THE SHIPPING DATE FOR "One More River to Cross" is August 31, 2018
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Books will be shipped on December 31, 2018
Callus on My Soul
Dick Gregory with Shelia P. Moses
Comedian and human rights activist Dick Gregory reflects on his life and modern American history in a conversational memoir.
The Sittin' Up
When Mr. Bro. Wiley, Bean's adopted grandfather and the last slave man around, dies in the summer of 1940, Bean and his very best friend Pole are some kind of hurt. Everyone in the Low Meadows is. Despite their grief, they are proud and excited to be included in their very first Sittin' Up--a wake for the dead. Bean and Pole know this special week will be one to remember, especially if the coming storm has its way and riles up Ole River enough to flood the Low Meadows right in the middle of Mr. Bro. Wiley's Sittin' Up.
Shelia P. Moses tells her most charming story yet. Laced with humor and a lot of heart, this is an affecting, fun tale from a storytelling master.
The Legend of Buddy Bush
The day Uncle Goodwin "Buddy" Bush came from Harlem all the way back home to Rehobeth Road in Rich Square, North Carolina, is the day twelve-year-old Pattie Mae Sheals' life changes forever.
Pattie Mae adores and admires Uncle Buddy -- he's tall and handsome and he doesn't believe in the country stuff most people believe in, like ghosts and stepping off the sidewalk to let white folks pass. He unsettles the dust and brings fresh ideas to Rehobeth Road. But when Buddy's deliberate inattention to the protocol of 1947 North Carolina lands him in jail for a crime he didn't commit, Pattie Mae and her family are suddenly set to journeying on the long, hard road that leads from loss and rage to forgiveness and pride.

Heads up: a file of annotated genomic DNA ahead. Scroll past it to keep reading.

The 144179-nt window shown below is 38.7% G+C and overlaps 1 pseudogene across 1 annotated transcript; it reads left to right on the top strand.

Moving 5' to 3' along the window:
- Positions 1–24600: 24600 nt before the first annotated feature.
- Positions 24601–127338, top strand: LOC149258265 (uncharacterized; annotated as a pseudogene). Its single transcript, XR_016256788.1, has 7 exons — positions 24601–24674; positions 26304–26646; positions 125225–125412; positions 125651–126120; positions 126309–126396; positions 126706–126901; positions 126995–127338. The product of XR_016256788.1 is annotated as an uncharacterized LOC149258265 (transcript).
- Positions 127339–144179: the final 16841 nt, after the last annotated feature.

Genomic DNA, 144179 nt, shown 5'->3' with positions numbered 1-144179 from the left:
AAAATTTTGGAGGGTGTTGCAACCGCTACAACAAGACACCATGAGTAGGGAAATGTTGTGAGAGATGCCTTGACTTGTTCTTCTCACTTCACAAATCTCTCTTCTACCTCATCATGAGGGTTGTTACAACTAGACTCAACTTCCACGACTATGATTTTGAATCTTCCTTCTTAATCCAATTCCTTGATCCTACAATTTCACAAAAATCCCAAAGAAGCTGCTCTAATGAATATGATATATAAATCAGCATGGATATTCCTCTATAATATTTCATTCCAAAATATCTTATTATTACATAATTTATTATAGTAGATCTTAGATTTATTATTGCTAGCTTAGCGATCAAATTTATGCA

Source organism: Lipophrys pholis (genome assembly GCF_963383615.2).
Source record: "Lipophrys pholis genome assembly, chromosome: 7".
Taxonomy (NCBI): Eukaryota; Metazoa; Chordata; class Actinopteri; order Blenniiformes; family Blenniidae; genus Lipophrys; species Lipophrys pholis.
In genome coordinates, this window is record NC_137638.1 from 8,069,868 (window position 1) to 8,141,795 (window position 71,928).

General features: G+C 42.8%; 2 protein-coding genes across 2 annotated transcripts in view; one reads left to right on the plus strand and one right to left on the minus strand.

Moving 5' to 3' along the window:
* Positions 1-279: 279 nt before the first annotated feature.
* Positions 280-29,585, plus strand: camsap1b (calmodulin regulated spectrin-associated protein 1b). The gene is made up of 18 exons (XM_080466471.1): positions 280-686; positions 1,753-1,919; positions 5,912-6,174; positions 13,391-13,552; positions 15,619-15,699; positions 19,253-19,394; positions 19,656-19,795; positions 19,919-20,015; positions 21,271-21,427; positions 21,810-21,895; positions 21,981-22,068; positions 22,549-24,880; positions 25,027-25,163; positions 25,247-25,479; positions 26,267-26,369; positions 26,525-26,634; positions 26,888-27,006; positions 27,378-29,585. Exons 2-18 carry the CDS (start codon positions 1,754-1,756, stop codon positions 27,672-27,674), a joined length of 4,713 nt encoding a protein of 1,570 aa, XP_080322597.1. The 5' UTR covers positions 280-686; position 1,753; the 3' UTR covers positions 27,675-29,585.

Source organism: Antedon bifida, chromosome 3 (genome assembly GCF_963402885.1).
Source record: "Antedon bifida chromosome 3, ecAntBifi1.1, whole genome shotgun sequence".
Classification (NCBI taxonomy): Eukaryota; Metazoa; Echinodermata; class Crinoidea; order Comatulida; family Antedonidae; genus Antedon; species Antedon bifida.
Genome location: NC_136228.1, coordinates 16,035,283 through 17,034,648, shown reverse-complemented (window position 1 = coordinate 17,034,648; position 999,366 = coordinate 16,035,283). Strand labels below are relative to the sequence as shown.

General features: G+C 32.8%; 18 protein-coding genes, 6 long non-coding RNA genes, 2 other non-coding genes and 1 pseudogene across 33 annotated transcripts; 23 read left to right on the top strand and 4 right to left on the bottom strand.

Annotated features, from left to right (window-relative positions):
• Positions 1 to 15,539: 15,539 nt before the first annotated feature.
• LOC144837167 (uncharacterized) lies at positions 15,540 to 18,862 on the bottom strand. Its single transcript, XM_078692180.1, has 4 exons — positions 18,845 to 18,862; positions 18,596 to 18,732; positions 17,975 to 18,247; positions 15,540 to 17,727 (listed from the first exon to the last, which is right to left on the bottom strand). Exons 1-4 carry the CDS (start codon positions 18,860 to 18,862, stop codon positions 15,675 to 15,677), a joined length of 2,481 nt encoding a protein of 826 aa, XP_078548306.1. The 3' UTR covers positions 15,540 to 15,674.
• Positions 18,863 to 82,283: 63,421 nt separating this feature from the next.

When you turn twelve in Occoneechee Neck in Jackson, North Carolina, everything changes. You get to do stuff you couldn't do when you were eleven. And it means it's time to get baptized.
Twin brothers Leon and Luke Curry turned twelve last month. Ma has given them one week in which to do right -- to cleanse themselves of their sinning ways and get themselves ready for the baptism. Next Sunday they will go down to the "mornin' bench" at church, sit in front of Reverend Webb, and be saved. It will be a glorious day. But that's only if Twin Leon and Twin Luke can keep themselves out of trouble. Which is easier said than done when you've lost your daddy and have a new stepfather; when you have a bullying big brother who plays tricks on you; and when it's summertime and all you want to do is go fishing instead of working in the fields.
How Twin Leon and Twin Luke stick together to face the odds as only twelve-year-old boys can do, managing to save themselves while also unexpectedly saving their entire family in a week's time, is the heart of this moving, often funny, and often poignant novel.
Fourteen-year-old Joseph Flood is the victim of his mother Betty's addictions to crack and alcohol. An African American boy living in a North Carolina ghetto neighborhood, Joseph has little chance for survival if his soldier father doesn't come home soon from Iraq to sort out the mess into which Betty has gotten herself and their son. Living in a shelter and being bussed to yet another new school, Joseph's life looks like it's hitting bottom. He's afraid to leave his mother, but he knows he needs to find his own path before it's too late.